Here in Charlotte, where I’m a Charlotte copywriter…
Sorry…I had my SEO copywriter boots on…let me start again. Apologies…
Here in Charlotte, where I’m a Charlotte direct response copywriter, we just hosted the Democratic National Convention. Quite a circus. A huge event for Charlotte. Those guys were on spring break.
The center of Charlotte, the intersection of Trade and Tryon, was a zoo. We had three days of near chaos and more police than I've ever seen in one place.
For the record, I vote. I’m not registered with any political party but I vote. And it's private.
So please understand: this blog is not a political broadcast. I’m not taking sides.
The election is almost seven weeks away as I write and I have some advice for politicians based on speeches I’ve heard recently and, especially, on the mail I receive from candidates.
Use direct marketing techniques and hire a direct response copywriter.
Political advertising is extremely poor. Why? I’m not really sure. My guess: the world of politics is full of consultants and ‘experts’ who don’t know much and certainly have never picked up a book about direct marketing.
It’s extremely rare in direct response to see advertising that shamelessly bashes the competition. But in political advertising, it’s the norm: hammer the other candidate even if you lie.
In direct response, we shamelessly promote the benefits of a product. Yes—there might be the occasional harmless comparison chart but that’s pretty much it when it comes to being nasty about the competition. Data shows that saying rude things about the competition doesn’t sell stuff.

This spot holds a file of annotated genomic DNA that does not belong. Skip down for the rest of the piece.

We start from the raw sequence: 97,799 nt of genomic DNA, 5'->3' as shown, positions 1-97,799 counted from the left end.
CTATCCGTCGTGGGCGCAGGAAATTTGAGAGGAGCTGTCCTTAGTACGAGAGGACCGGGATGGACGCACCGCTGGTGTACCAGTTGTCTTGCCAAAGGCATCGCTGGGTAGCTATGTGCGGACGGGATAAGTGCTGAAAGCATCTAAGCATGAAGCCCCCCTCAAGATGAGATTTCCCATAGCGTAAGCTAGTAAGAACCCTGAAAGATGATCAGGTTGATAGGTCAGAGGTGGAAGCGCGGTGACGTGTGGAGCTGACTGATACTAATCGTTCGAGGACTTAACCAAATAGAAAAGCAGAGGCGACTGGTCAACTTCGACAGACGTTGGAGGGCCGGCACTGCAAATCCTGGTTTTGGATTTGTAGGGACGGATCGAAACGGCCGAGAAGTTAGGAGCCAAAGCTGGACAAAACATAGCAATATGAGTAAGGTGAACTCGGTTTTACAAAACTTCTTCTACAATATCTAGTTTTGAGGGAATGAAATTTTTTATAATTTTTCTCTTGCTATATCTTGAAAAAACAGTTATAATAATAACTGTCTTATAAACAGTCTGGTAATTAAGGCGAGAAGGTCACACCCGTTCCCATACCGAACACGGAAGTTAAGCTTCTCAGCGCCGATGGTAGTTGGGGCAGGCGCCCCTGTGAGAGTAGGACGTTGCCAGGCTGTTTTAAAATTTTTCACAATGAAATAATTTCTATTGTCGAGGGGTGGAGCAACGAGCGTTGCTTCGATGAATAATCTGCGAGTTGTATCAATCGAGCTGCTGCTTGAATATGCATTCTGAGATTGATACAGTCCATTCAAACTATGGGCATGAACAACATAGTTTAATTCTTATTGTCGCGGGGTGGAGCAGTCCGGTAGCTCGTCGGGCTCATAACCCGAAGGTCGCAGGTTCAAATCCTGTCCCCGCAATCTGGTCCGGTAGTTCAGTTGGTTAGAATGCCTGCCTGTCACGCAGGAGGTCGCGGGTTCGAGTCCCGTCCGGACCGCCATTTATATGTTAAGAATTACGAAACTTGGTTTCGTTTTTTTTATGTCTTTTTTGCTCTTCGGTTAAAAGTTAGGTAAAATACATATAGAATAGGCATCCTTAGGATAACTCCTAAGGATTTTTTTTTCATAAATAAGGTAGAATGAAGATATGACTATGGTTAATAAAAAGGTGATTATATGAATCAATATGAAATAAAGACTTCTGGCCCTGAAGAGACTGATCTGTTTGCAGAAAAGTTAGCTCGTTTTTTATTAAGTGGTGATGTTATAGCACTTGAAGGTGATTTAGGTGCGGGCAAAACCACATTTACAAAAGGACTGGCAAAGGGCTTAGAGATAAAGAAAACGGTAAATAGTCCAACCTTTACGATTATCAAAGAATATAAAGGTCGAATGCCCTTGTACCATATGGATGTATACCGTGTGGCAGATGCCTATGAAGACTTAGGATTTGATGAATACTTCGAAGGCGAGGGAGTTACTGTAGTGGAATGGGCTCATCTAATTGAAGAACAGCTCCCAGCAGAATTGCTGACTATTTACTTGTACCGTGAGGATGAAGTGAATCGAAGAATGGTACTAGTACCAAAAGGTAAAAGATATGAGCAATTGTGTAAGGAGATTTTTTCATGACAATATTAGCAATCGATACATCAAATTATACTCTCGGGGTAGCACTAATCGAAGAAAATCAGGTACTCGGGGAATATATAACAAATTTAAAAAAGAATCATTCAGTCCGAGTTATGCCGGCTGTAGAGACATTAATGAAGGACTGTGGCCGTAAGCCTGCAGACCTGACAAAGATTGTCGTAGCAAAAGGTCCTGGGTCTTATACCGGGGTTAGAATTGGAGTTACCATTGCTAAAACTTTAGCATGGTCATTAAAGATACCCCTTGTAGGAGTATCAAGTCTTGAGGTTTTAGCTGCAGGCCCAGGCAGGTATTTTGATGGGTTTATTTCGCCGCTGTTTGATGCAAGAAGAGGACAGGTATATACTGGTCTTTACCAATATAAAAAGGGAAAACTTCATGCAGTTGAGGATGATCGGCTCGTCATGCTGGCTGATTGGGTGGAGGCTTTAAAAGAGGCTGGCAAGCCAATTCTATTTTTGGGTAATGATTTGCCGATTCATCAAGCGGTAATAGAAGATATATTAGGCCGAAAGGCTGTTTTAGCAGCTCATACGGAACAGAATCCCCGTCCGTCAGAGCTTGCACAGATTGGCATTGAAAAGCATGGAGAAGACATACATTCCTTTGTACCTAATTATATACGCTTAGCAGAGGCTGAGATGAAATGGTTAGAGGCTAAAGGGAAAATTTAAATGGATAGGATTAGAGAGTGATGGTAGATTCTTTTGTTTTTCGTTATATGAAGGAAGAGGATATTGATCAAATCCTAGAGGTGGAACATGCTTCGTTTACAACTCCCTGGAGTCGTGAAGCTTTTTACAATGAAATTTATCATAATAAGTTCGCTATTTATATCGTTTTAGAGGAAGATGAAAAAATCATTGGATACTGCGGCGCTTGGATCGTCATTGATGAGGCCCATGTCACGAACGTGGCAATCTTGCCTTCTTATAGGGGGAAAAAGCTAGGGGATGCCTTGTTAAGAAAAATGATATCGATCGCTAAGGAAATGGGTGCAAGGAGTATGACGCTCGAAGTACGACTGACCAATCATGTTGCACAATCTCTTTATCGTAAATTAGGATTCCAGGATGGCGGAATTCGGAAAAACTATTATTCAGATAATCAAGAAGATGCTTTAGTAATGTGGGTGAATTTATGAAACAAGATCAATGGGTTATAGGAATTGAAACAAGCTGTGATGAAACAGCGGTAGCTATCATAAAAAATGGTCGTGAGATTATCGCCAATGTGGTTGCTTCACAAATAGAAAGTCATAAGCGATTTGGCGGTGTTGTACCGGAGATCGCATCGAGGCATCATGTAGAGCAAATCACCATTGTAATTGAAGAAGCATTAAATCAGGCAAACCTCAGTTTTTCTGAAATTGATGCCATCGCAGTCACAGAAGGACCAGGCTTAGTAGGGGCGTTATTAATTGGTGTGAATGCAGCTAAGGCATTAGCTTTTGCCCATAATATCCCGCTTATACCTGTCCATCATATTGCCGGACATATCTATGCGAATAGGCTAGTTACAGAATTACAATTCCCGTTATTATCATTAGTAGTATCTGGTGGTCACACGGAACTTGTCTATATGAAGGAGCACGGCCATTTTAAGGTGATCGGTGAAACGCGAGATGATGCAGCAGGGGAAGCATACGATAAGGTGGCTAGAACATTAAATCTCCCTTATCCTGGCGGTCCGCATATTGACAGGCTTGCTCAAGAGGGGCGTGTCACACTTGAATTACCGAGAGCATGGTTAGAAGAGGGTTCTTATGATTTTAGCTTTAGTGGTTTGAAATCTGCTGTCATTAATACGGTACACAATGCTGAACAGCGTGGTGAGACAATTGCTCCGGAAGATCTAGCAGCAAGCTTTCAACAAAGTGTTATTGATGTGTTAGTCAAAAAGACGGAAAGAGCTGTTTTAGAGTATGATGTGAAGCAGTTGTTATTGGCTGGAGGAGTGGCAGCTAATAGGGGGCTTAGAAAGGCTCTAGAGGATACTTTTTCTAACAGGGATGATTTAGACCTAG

A politician is a product and the goal is to persuade the voter to buy the product. The voter, like a good consumer, is asking, “what’s in it for me?”
So, dear politicians, ANSWER THE QUESTION.
I’m dying for a political speech that gives me:
- A reason to get excited.
- The big idea.
- Something even vaguely approaching a USP.
- Concrete benefits.
- An irresistible offer.
My mailbox will soon be overflowing with vague and vacuous postcards and letters from candiates. Many politicians don’t even list their party affiliation. And the promises are clichés.
"I'm here for you."
"You can be confident I will represent YOUR interests."
"I will FIGHT to lower your taxes."
The problem is obvious. Politicians (and their expensive consultants) use branding advertising instead of direct response advertising. It’s all about image.
Yet every politician strives to look exactly the same. Dark suit. White shirt. Bright tie. And for the women: bright suit. Wide smile. Country club hair. So the image advertising isn't about differentiation or standing out. It's about looking the same as everyone else. Bizarre.
If I were a politician, I would use every direct response tactic in the book. If you’re a politician and you’re guaranteed to win due to the demographics of your district, well done.
But if you’re a politician and you’re in a tight race, ask your marketing people how much they know about direct marketing or direct response copywriting or Dan Kennedy or Scientific Advertising.
If your ‘team of experts’ stares back blankly when you ask them about Dan Kennedy, find a team that can execute direct marketing techniques. You’ll win. Going away.
I'm a direct response copywriter. I specialize in providing content and copy for the direct marketing environment for clients around the planet. I specialize in sales page copy, landing page copy and copy that just plain persuades readers to pull out their credit card and buy. Enter your info to the right for my free series: Seven Steps to High Converting Copy. Or contact me here if you have a project you'd like me to quote.